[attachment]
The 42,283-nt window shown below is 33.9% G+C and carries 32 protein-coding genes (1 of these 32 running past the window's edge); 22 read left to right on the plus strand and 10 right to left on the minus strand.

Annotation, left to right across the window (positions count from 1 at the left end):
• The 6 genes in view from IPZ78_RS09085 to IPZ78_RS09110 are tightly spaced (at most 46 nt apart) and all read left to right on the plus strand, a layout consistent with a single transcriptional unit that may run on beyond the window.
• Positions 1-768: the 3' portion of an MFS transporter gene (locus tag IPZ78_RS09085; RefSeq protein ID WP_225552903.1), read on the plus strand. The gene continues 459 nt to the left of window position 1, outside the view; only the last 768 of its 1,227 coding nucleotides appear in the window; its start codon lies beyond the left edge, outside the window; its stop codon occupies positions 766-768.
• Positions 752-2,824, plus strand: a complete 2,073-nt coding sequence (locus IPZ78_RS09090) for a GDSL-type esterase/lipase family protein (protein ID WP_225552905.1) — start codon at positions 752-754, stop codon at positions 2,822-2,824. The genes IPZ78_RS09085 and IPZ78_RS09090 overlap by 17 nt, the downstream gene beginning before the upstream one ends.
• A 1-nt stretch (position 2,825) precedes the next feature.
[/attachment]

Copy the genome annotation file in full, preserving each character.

The 42,283-nt window shown below is 33.9% G+C and carries 32 protein-coding genes (1 of these 32 running past the window's edge); 22 read left to right on the plus strand and 10 right to left on the minus strand.

Annotation, left to right across the window (positions count from 1 at the left end):
• The 6 genes in view from IPZ78_RS09085 to IPZ78_RS09110 are tightly spaced (at most 46 nt apart) and all read left to right on the plus strand, a layout consistent with a single transcriptional unit that may run on beyond the window.
• Positions 1-768: the 3' portion of an MFS transporter gene (locus tag IPZ78_RS09085; RefSeq protein ID WP_225552903.1), read on the plus strand. The gene continues 459 nt to the left of window position 1, outside the view; only the last 768 of its 1,227 coding nucleotides appear in the window; its start codon lies beyond the left edge, outside the window; its stop codon occupies positions 766-768.
• Positions 752-2,824, plus strand: a complete 2,073-nt coding sequence (locus IPZ78_RS09090) for a GDSL-type esterase/lipase family protein (protein ID WP_225552905.1) — start codon at positions 752-754, stop codon at positions 2,822-2,824. The genes IPZ78_RS09085 and IPZ78_RS09090 overlap by 17 nt, the downstream gene beginning before the upstream one ends.
• A 1-nt stretch (position 2,825) precedes the next feature.